The board of General Motors Co endorsed the automaker's direction and the focus of management after the first meeting of directors since GM emerged from a U.S. government-financed bankruptcy last month.

A statement by the 13-member board issued on Tuesday capped a two-day meeting in Detroit where directors reviewed future product plans and discussed key decisions still facing GM, including the sale of its Opel brand.

With a clean balance sheet, a streamlined and stronger dealer network, and a flatter and more focused organizational structure, the new GM is well poised to return to viability and compete in the global market, directors said in a statement issued by GM.

The entire board came away extremely impressed with the product lineup, and we are determined to act fast and drive the actions necessary to guide the new GM to success, the statement said.

GM Chief Executive Fritz Henderson won the backing of the board in its first meeting under the leadership of Chairman Ed Whitacre, a person familiar with the proceedings said.

Henderson took the top job at the automaker in March when his predecessor Rick Wagoner stepped down at the request of the Obama administration.

Henderson, who has pledged to revamp the automaker's much-criticized culture and slow decision-making, stressed in a presentation to directors that he served at the pleasure of the board, according to the person who could not be quoted about the private deliberations.

The focus at the newly launched General Motors Company is squarely where it should be, on customers, products and the development of a winning culture, the board said.

Whitacre, the former chief executive officer of AT&T Inc , was one of 10 appointees to the reorganized board supported by the U.S. Treasury.


GM emerged from bankruptcy on July 10 in a bankruptcy transaction financed by the U.S. Treasury. The U.S. government owns 60.8 percent of the largest U.S. automaker and has committed to an initial public offering as soon as next year.

In the statement, GM said board members had driven upcoming models including the Cadillac SRX, the GMC Terrain and the electric-powered Chevrolet Volt and reviewed plans for Chevy, Cadillac, Buick and GMC.

Those are the four brands that will remain once the top U.S. automaker completes its sale of Saturn, Saab, Hummer and its European operations centered on Opel.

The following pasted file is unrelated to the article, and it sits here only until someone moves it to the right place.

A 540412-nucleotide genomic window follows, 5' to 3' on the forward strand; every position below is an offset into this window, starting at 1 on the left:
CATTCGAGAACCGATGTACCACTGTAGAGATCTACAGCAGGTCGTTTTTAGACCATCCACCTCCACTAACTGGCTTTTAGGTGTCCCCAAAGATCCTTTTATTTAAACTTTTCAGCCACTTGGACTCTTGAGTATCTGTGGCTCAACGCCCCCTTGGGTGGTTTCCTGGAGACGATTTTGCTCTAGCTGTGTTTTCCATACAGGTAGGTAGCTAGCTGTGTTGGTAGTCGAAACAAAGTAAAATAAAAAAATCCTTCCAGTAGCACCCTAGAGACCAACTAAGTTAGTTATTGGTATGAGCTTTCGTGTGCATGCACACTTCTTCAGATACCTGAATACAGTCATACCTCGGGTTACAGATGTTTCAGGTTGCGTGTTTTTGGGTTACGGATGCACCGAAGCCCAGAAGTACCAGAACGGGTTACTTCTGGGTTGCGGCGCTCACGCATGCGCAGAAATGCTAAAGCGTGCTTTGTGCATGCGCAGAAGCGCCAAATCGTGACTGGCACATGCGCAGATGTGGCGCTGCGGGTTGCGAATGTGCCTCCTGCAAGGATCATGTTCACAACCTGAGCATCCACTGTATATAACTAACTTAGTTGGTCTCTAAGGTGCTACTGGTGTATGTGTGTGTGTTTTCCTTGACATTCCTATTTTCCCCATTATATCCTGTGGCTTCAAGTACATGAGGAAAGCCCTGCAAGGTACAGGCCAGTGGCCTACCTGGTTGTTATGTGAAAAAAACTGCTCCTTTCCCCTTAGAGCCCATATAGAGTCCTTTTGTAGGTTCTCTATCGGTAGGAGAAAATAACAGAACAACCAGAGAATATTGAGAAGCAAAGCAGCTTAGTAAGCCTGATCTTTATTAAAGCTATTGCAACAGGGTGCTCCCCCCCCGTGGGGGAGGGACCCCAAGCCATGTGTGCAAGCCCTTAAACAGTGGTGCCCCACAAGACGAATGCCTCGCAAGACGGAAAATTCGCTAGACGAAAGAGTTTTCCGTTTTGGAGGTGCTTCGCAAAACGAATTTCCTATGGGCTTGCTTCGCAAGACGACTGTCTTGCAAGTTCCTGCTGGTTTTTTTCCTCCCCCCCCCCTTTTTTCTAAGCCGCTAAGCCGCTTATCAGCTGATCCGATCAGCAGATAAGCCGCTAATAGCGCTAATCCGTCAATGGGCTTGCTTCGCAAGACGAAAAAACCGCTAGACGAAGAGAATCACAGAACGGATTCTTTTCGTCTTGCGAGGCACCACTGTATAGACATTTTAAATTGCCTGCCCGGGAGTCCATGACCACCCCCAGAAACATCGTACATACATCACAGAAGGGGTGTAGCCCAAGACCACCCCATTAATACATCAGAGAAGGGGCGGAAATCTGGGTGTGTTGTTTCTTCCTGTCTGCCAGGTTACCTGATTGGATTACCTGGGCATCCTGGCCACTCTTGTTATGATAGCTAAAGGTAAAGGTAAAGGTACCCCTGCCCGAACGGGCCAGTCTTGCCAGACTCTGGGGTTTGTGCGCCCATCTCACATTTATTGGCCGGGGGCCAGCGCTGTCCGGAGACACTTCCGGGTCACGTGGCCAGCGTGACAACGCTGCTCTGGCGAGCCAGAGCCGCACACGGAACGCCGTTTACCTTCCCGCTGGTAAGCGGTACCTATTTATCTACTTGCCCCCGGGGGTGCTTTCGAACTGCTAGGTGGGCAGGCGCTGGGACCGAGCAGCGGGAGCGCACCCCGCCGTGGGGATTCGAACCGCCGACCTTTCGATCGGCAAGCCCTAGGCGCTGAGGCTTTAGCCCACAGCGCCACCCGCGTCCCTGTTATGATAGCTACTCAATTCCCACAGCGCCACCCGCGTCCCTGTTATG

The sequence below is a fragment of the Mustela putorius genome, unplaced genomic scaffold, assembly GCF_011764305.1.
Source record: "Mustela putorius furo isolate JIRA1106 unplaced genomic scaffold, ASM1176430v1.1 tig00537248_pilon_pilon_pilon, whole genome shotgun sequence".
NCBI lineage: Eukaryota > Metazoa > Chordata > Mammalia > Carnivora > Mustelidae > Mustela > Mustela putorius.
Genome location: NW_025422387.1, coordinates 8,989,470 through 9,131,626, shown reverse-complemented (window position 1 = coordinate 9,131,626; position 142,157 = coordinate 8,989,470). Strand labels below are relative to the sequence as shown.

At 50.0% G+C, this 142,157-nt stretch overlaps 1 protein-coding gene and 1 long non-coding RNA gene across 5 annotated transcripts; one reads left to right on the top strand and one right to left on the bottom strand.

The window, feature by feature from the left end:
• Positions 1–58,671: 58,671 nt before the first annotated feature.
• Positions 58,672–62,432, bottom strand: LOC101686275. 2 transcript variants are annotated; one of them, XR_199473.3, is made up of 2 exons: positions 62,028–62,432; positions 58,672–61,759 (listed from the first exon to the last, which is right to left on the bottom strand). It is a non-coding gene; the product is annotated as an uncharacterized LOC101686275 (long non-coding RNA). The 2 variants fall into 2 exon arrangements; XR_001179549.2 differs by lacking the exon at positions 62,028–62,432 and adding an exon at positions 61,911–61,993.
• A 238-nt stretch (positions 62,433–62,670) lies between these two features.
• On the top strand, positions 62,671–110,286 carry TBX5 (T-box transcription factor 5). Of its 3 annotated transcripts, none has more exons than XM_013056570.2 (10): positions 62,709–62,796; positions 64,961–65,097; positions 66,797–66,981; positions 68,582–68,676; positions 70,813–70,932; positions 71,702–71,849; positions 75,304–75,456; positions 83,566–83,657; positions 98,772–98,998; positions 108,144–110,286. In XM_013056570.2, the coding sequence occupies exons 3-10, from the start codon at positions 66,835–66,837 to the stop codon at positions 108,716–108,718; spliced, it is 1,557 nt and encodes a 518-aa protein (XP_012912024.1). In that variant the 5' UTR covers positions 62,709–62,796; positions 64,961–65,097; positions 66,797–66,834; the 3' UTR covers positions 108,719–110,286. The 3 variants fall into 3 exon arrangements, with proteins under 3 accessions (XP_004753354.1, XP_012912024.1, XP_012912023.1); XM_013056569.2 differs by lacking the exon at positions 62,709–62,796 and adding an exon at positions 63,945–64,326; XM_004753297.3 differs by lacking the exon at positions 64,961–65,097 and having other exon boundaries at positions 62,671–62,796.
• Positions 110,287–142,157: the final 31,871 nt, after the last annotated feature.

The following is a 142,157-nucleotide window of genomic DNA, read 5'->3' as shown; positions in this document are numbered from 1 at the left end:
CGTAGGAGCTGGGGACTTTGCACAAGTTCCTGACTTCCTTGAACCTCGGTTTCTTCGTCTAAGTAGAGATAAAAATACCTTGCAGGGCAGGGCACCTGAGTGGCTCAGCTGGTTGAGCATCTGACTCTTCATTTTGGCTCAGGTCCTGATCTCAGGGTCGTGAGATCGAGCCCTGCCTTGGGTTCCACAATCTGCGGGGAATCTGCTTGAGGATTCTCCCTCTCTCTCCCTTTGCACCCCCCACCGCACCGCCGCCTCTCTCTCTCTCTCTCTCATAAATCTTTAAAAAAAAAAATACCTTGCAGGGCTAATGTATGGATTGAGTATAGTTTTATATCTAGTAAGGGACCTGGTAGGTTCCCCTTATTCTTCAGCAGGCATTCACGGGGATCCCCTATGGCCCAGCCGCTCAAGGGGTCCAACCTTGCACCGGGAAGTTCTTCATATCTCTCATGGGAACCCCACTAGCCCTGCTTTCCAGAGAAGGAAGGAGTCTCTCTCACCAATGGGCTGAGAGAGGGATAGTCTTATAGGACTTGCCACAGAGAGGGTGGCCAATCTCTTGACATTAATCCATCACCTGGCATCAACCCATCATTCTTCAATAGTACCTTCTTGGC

The board was briefed on the negotiations for the sale of Opel but made no recommendation on how to proceed, GM said.

Canadian auto parts group Magna and Belgium-based financial investor RHJ are locked in a takeover battle over Opel.

GM is aiming to give up control of Opel in return for German government financial support for Opel.

Germany prefers the Magna offer since it would preserve more jobs. GM has indicated it favors RHJ's bid.

Six members of GM's former board remain on the reorganized slate of directors, including Henderson.

New members appointed by the U.S. government include two directors with private equity experience: TPG Capital founder David Bonderman and David Akerson, managing director of The Carlyle Group.

In addition, Stephen Girsky, a former Wall Street analyst and GM adviser, was named to represent the interests of the United Auto Workers union.

A UAW-affiliated trust holds 17.5 percent of the new GM. The governments of Canada and Ontario own 11.7 percent.

The remaining 10 percent is held by Motors Liquidation Co , which represents the parts of the automaker that remain in bankruptcy, to pay off unsecured creditors.

The automaker has replaced two senior leadership forums with one smaller executive committee led by Henderson and is cutting its executive ranks by 35 percent.

(Reporting by Kevin Krolicki; editing by Carol Bishopric)